Every Author’s Two Audiences

Janet Grant

Blogger: Janet Kobobel Grant

Several times recently I found myself having the same conversation with various Books & Such clients, and I realized what often seems obvious to me  isn’t obvious to everyone: Every author has two audiences.

An Author’s First Audience

The first audience really is obvious–your readers. Many authors forget to consider who their audience is when they write their manuscripts; it can be especially problematic for novelists. As I conversed with a novelist, I asked him who his audience was. He found the question baffling. “People who like my books,” he finally answered.

“Yes, but what sort of books do those readers like?” I pressed.

He didn’t know.

I suggested he give more thought to the idea that his readers do fall into a specific category.

Figuring Out Your Audience

Sometimes it helps to think about other authors these readers are likely to enjoy.

Ask yourself: What genre do they write in? What are the similarities between their writing and yours? When you think about their audience, whom do you picture?

A look at Amazon’s “Frequently bought together” offerings on one of that author’s book pages offers clues. (Or one of your title’s pages, if you’re already published.) Also, “Customers who bought this item also bought” helps.

An Author’s Second Audience

The second audience is your publisher. Yup, your publisher.

Authors often don’t know when they should communicate with their publisher. They don’t want to be pests, but this reluctance to communicate can cause serious repercussions.

A few years ago I started to represent a multi-published author. When I met with her current publisher to find out how the publisher saw the relationship, I was dismayed that the author (whom I’ll call Teresa) was viewed as reluctant to promote her books.

When I told Teresa that was the perception, she presented me with an impressive litany of regular promotional activities she had engaged in for her most recent title.

“Did you communicate any of that to your publisher?” I asked.

“No, I just thought they’d see on my website and social media what I was doing.”

Why You Need to Keep the Communication Channel Open

Think about that assumption. How many titles does your publisher produce each year? How many authors do the staff work with each year?  How much time do they have to track what each author is doing to promote his or her projects? (Especially since an author will continue to promote titles years after they’ve been released.)

Note: You should be sure that you’re connected to your publisher on all the social media sites you’re active on, whether that’s following their account or befriending them. That way the marketing department is much more likely to see your posts. And the publicist might well share your posts. Since most publishers have significant social media connections, they can help to broadcast your message.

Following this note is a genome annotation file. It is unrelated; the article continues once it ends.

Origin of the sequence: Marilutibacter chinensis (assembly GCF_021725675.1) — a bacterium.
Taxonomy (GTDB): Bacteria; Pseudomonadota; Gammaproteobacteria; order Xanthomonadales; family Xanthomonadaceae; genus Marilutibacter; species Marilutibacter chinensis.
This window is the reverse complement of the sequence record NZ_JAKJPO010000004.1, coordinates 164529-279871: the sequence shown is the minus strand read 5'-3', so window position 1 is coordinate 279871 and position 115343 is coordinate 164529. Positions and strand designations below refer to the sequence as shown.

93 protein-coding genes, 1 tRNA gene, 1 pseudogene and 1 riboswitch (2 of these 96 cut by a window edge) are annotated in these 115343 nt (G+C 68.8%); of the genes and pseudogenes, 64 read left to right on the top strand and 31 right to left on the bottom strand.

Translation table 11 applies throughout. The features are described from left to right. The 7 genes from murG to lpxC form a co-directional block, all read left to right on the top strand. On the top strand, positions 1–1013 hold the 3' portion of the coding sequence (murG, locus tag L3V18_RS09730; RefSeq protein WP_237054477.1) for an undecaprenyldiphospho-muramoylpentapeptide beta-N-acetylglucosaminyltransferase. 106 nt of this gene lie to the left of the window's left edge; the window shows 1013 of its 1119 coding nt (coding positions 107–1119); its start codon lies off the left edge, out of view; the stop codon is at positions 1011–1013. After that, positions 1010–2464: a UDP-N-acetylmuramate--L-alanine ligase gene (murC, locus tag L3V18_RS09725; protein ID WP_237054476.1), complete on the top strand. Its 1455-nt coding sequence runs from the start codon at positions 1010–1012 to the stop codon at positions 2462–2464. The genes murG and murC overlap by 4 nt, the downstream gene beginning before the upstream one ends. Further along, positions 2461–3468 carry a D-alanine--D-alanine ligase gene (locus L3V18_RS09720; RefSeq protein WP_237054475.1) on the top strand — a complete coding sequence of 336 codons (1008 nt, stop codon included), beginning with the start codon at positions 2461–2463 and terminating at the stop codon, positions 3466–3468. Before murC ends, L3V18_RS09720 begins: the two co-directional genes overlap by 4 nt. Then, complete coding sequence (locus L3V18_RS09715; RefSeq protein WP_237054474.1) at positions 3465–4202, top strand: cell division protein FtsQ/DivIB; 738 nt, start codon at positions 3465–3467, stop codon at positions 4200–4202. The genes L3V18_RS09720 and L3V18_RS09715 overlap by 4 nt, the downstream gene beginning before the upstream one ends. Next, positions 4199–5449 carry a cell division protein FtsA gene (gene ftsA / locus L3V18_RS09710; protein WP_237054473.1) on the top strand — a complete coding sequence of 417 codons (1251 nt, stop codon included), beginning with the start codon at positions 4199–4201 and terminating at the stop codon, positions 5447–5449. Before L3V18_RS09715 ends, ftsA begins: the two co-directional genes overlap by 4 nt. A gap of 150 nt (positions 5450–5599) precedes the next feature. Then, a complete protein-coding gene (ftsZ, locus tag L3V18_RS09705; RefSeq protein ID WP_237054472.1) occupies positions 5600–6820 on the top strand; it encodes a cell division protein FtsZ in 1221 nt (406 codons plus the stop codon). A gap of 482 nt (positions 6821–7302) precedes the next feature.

I suggested that Teresa keep a log of everything she did to promote her writing and then to send that log once a month to the marketing and editorial personnel she regularly worked with. That small communication changed the publisher’s view of Teresa.

Soon I was hearing, “We can’t imagine anyone working harder than Teresa to promote her books.” What had changed? Teresa started to think of her publisher as an audience she needed to stay in touch with.

What she did wasn’t intrusive or even frequent. But it was informative. It told her “audience” what it needed to hear: That she was hard at work fulfilling her job as an author.

What You Should Communicate

Other items publishing personnel want to hear include: letters, emails, etc., you receive from readers, showing that individuals appreciate what you’ve written and are being moved by it–sometimes in life-changing ways; ideas of ways you could promote your title that the publisher might coordinate its marketing/publicity efforts with (be realistic; talk to your agent; send a list, not a scattering of ideas every week); pics of book signings and speaking engagements, especially if a nice crowd shows up. And especially if the signing is at, say, a Barnes & Noble. The B&N sales rep might well show that photo to the B&N buyer to underscore that the author is supporting B&N in his/her own way.

The main points to keep in mind when communicating with your publisher are:

  • Make the communication regular but not frequent (monthly is about right)
  • Send one email rather than a smattering of thoughts each time something occurs to you
  • When in doubt, talk to your agent
  • Make sure the communication is respectful and enthusiastic rather than whining or demanding

What would you add to the idea of each author having two audiences?

How did you figure out who your readers were?

What have you done in communicating with your publisher that has worked for you?

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